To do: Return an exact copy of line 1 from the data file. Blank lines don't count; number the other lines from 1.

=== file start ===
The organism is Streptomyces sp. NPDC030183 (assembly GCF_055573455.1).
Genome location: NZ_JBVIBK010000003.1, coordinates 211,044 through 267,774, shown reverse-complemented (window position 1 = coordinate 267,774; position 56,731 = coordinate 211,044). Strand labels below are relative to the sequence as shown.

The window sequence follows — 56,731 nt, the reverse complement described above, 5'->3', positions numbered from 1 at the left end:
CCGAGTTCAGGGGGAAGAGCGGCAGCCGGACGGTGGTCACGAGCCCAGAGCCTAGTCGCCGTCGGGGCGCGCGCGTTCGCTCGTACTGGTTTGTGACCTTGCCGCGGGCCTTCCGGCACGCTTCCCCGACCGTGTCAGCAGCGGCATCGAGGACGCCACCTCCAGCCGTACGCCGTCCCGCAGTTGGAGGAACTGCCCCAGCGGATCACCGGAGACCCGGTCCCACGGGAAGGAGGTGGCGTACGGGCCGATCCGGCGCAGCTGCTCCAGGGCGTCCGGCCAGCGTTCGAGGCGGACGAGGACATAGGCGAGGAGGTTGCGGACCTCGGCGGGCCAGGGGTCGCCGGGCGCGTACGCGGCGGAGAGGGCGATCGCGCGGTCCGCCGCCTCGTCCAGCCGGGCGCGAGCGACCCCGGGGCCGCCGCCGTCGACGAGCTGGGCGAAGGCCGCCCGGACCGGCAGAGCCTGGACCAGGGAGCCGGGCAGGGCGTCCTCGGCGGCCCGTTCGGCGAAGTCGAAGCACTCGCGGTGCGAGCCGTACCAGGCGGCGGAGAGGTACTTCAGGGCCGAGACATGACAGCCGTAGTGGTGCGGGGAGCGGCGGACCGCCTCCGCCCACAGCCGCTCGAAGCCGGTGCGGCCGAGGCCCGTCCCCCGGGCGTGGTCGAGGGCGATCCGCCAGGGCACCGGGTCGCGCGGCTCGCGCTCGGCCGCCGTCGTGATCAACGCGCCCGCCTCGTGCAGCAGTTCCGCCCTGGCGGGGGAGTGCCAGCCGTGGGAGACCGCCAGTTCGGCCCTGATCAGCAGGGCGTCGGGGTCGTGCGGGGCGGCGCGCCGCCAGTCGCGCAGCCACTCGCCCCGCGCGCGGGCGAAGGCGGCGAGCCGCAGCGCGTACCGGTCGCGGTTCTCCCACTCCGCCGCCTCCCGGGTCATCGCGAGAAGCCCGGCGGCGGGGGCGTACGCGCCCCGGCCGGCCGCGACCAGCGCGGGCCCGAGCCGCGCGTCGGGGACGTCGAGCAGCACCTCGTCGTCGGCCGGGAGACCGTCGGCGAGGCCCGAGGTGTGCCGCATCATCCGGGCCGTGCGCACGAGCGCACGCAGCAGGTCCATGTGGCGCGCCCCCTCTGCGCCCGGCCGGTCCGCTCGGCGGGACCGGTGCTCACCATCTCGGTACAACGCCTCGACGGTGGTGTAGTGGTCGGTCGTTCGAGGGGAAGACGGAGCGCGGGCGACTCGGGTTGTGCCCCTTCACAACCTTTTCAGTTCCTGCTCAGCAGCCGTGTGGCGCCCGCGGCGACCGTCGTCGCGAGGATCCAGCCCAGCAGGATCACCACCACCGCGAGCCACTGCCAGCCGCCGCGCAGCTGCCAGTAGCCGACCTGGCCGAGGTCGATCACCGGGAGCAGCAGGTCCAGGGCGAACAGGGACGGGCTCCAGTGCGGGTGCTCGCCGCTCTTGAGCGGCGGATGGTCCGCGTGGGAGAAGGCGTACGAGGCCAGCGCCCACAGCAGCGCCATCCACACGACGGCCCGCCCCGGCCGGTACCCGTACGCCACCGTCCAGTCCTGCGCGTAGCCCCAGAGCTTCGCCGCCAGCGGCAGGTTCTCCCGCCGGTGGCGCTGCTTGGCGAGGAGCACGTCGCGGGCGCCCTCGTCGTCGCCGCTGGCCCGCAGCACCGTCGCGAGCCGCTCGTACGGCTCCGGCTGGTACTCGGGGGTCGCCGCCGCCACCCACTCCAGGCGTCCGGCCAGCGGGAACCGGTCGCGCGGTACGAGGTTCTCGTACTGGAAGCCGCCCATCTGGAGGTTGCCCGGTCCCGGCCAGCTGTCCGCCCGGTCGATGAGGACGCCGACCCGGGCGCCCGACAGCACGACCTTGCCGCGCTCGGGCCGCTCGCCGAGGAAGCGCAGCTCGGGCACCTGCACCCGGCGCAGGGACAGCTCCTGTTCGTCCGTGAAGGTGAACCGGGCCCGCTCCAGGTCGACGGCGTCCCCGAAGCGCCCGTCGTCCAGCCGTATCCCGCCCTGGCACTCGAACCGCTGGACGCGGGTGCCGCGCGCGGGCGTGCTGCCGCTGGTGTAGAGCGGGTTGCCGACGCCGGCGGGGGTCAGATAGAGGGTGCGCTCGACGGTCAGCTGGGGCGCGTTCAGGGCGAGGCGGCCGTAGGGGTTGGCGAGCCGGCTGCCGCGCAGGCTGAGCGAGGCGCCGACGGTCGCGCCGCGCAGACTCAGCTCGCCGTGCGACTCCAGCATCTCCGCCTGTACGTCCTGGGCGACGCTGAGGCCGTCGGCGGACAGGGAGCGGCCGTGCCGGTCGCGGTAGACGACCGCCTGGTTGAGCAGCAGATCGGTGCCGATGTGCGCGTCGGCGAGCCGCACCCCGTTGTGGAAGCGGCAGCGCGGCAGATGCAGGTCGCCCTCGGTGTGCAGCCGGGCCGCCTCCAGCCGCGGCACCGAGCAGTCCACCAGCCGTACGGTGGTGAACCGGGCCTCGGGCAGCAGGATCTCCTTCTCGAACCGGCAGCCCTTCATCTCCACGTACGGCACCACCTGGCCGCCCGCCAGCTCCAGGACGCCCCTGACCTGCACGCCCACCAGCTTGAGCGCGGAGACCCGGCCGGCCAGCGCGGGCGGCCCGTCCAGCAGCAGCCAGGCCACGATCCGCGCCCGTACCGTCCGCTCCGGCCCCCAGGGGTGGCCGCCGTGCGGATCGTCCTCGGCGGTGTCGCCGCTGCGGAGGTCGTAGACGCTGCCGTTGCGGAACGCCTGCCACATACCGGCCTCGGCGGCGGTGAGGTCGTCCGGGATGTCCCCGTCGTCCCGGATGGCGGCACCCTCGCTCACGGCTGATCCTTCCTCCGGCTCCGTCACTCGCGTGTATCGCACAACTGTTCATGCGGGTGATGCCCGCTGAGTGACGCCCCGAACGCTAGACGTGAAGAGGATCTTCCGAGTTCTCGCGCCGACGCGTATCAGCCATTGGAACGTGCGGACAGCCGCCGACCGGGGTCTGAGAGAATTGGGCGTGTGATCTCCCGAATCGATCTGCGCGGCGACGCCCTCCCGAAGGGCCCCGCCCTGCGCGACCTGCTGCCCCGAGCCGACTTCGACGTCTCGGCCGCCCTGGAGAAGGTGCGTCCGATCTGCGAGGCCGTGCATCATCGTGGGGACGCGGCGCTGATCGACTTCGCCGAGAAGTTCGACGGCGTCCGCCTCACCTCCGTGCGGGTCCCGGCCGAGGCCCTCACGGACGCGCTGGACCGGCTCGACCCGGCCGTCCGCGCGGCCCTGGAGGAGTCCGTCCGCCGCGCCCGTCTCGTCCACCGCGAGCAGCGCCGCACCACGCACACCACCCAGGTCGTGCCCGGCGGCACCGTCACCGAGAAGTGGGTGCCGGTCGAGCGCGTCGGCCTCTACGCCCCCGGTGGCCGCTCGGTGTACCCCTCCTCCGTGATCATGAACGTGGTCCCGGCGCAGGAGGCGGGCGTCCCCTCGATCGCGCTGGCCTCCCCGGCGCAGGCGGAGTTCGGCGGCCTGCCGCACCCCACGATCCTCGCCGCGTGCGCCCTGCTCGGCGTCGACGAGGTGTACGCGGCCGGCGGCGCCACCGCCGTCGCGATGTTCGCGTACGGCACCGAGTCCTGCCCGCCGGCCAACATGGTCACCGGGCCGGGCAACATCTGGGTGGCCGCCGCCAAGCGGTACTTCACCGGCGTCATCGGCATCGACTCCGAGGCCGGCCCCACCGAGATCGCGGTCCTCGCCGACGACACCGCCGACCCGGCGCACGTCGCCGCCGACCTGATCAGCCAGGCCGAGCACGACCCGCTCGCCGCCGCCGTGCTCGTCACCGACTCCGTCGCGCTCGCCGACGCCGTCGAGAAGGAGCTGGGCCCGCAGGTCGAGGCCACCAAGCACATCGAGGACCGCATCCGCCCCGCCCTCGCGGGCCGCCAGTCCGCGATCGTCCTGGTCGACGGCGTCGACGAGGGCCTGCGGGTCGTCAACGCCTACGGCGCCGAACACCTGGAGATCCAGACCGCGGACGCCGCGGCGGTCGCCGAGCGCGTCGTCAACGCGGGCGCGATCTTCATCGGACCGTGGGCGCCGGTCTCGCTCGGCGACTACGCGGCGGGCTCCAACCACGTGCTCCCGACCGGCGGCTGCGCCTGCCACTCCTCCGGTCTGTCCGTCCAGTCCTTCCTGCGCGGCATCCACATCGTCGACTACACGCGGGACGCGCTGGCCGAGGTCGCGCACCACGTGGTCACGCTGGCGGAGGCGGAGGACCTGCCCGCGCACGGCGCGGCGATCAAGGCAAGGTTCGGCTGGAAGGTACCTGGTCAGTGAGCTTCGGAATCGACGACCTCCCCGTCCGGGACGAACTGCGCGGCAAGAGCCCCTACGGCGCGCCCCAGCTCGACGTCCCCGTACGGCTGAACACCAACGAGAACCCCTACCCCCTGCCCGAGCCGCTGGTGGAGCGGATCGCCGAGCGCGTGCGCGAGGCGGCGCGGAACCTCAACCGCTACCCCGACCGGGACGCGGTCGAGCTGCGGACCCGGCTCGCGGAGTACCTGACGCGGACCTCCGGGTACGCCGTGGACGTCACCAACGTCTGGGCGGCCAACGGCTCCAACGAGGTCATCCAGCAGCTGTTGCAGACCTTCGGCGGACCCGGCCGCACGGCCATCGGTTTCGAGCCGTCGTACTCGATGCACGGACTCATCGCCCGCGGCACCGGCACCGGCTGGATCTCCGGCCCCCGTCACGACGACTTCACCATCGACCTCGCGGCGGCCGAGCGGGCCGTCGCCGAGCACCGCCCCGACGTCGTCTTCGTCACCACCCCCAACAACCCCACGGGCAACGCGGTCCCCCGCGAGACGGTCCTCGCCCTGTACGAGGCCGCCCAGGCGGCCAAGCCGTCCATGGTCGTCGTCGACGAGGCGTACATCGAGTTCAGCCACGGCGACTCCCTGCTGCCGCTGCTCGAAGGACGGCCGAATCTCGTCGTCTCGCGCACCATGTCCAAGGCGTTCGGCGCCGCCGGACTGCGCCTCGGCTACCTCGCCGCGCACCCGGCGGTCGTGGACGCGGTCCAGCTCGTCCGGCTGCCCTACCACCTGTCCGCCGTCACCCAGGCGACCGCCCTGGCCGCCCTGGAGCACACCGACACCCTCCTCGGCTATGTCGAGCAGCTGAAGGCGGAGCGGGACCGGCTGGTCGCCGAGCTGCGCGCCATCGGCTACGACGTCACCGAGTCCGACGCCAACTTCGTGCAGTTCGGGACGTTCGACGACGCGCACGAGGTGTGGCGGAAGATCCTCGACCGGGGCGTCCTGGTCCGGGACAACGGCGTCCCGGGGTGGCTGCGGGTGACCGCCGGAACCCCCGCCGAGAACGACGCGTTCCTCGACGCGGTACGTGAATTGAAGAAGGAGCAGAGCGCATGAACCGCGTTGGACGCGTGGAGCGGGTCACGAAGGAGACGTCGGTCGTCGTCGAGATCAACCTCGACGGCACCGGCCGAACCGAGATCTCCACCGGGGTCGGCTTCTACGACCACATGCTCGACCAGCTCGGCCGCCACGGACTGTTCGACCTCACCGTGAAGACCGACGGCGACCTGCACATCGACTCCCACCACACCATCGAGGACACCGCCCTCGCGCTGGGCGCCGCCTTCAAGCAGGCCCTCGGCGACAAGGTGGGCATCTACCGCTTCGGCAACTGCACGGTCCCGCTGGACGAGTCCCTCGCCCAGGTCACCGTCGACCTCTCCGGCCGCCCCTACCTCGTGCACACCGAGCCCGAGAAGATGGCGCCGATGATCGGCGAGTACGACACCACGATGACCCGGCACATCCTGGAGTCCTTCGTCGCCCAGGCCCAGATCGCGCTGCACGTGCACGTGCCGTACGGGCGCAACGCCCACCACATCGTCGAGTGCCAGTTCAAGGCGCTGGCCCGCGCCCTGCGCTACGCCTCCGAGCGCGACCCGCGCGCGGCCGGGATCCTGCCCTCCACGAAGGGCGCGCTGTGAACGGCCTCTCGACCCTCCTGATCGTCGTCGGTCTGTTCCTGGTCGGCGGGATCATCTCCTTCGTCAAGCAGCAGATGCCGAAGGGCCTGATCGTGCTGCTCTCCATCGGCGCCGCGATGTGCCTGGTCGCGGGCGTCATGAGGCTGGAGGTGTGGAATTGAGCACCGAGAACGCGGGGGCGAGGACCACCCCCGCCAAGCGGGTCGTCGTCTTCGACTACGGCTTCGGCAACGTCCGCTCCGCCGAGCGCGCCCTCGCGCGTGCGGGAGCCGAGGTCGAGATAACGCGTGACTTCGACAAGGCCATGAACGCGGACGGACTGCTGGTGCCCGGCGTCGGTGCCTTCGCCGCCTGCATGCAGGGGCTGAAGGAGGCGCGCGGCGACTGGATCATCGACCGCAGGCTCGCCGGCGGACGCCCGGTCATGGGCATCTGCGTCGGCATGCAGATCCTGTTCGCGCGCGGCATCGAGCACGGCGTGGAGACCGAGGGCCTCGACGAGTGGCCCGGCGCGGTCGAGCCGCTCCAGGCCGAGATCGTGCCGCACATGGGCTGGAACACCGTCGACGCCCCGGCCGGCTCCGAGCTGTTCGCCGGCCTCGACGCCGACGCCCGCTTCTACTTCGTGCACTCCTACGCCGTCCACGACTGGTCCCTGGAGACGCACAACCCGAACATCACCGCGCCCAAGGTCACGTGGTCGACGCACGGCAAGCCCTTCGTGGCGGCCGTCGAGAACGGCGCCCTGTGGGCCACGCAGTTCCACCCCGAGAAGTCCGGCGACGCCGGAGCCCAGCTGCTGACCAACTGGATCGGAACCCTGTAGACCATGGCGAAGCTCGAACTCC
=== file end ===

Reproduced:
The organism is Streptomyces sp. NPDC030183 (assembly GCF_055573455.1).